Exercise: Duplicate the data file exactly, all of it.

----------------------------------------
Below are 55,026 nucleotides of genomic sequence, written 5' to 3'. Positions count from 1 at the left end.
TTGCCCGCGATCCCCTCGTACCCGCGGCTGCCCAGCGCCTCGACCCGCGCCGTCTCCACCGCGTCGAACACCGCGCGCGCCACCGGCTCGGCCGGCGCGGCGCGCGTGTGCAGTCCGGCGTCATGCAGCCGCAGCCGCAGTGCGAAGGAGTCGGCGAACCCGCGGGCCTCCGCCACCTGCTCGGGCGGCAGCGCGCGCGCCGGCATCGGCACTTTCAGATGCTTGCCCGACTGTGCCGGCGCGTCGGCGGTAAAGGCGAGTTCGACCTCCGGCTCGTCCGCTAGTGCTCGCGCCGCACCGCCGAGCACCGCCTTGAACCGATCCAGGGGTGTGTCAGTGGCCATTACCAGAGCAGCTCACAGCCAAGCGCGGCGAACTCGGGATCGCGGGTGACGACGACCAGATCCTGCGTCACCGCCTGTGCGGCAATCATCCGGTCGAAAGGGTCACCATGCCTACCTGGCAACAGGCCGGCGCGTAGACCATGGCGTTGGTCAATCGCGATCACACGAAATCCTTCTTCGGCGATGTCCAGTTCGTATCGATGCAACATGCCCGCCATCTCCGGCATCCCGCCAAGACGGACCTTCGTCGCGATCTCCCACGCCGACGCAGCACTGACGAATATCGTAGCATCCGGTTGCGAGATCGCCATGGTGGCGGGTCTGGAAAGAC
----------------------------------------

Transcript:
Below are 55,026 nucleotides of genomic sequence, written 5' to 3'. Positions count from 1 at the left end.
TTGCCCGCGATCCCCTCGTACCCGCGGCTGCCCAGCGCCTCGACCCGCGCCGTCTCCACCGCGTCGAACACCGCGCGCGCCACCGGCTCGGCCGGCGCGGCGCGCGTGTGCAGTCCGGCGTCATGCAGCCGCAGCCGCAGTGCGAAGGAGTCGGCGAACCCGCGGGCCTCCGCCACCTGCTCGGGCGGCAGCGCGCGCGCCGGCATCGGCACTTTCAGATGCTTGCCCGACTGTGCCGGCGCGTCGGCGGTAAAGGCGAGTTCGACCTCCGGCTCGTCCGCTAGTGCTCGCGCCGCACCGCCGAGCACCGCCTTGAACCGATCCAGGGGTGTGTCAGTGGCCATTACCAGAGCAGCTCACAGCCAAGCGCGGCGAACTCGGGATCGCGGGTGACGACGACCAGATCCTGCGTCACCGCCTGTGCGGCAATCATCCGGTCGAAAGGGTCACCATGCCTACCTGGCAACAGGCCGGCGCGTAGACCATGGCGTTGGTCAATCGCGATCACACGAAATCCTTCTTCGGCGATGTCCAGTTCGTATCGATGCAACATGCCCGCCATCTCCGGCATCCCGCCAAGACGGACCTTCGTCGCGATCTCCCACGCCGACGCAGCACTGACGAATATCGTAGCATCCGGTTGCGAGATCGCCATGGTGGCGGGTCTGGAAAGAC